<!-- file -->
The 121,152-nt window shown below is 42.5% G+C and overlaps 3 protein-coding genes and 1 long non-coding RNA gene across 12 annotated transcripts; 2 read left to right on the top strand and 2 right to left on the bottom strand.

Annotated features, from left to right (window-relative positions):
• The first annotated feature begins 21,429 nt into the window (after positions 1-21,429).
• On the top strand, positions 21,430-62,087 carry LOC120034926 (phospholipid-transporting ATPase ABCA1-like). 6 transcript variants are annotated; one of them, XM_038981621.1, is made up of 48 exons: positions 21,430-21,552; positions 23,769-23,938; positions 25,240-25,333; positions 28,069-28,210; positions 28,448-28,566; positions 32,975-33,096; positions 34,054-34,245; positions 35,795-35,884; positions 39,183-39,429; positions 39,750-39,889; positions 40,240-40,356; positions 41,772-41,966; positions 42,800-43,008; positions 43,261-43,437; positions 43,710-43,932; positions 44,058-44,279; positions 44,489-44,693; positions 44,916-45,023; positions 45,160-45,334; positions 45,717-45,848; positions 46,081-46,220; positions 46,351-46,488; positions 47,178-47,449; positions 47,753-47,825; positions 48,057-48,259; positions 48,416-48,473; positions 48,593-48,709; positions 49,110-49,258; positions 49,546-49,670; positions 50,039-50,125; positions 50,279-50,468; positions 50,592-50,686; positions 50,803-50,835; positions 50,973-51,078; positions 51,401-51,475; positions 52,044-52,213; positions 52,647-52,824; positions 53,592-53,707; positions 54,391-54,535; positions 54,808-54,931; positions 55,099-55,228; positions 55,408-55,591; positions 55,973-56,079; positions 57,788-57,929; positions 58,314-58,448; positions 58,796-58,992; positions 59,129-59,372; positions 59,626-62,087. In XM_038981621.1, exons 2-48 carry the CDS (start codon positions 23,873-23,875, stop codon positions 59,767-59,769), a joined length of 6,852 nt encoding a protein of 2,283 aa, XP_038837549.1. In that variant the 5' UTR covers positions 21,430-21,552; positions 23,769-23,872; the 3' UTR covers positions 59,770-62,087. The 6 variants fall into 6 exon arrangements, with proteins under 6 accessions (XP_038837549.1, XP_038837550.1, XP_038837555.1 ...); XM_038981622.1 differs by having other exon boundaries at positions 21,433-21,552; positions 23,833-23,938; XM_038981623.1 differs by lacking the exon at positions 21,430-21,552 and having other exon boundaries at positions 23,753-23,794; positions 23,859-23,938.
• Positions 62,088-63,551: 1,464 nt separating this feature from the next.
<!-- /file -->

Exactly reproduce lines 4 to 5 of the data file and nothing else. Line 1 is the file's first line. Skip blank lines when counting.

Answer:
• On the top strand, positions 21,430-62,087 carry LOC120034926 (phospholipid-transporting ATPase ABCA1-like). 6 transcript variants are annotated; one of them, XM_038981621.1, is made up of 48 exons: positions 21,430-21,552; positions 23,769-23,938; positions 25,240-25,333; positions 28,069-28,210; positions 28,448-28,566; positions 32,975-33,096; positions 34,054-34,245; positions 35,795-35,884; positions 39,183-39,429; positions 39,750-39,889; positions 40,240-40,356; positions 41,772-41,966; positions 42,800-43,008; positions 43,261-43,437; positions 43,710-43,932; positions 44,058-44,279; positions 44,489-44,693; positions 44,916-45,023; positions 45,160-45,334; positions 45,717-45,848; positions 46,081-46,220; positions 46,351-46,488; positions 47,178-47,449; positions 47,753-47,825; positions 48,057-48,259; positions 48,416-48,473; positions 48,593-48,709; positions 49,110-49,258; positions 49,546-49,670; positions 50,039-50,125; positions 50,279-50,468; positions 50,592-50,686; positions 50,803-50,835; positions 50,973-51,078; positions 51,401-51,475; positions 52,044-52,213; positions 52,647-52,824; positions 53,592-53,707; positions 54,391-54,535; positions 54,808-54,931; positions 55,099-55,228; positions 55,408-55,591; positions 55,973-56,079; positions 57,788-57,929; positions 58,314-58,448; positions 58,796-58,992; positions 59,129-59,372; positions 59,626-62,087. In XM_038981621.1, exons 2-48 carry the CDS (start codon positions 23,873-23,875, stop codon positions 59,767-59,769), a joined length of 6,852 nt encoding a protein of 2,283 aa, XP_038837549.1. In that variant the 5' UTR covers positions 21,430-21,552; positions 23,769-23,872; the 3' UTR covers positions 59,770-62,087. The 6 variants fall into 6 exon arrangements, with proteins under 6 accessions (XP_038837549.1, XP_038837550.1, XP_038837555.1 ...); XM_038981622.1 differs by having other exon boundaries at positions 21,433-21,552; positions 23,833-23,938; XM_038981623.1 differs by lacking the exon at positions 21,430-21,552 and having other exon boundaries at positions 23,753-23,794; positions 23,859-23,938.
• Positions 62,088-63,551: 1,464 nt separating this feature from the next.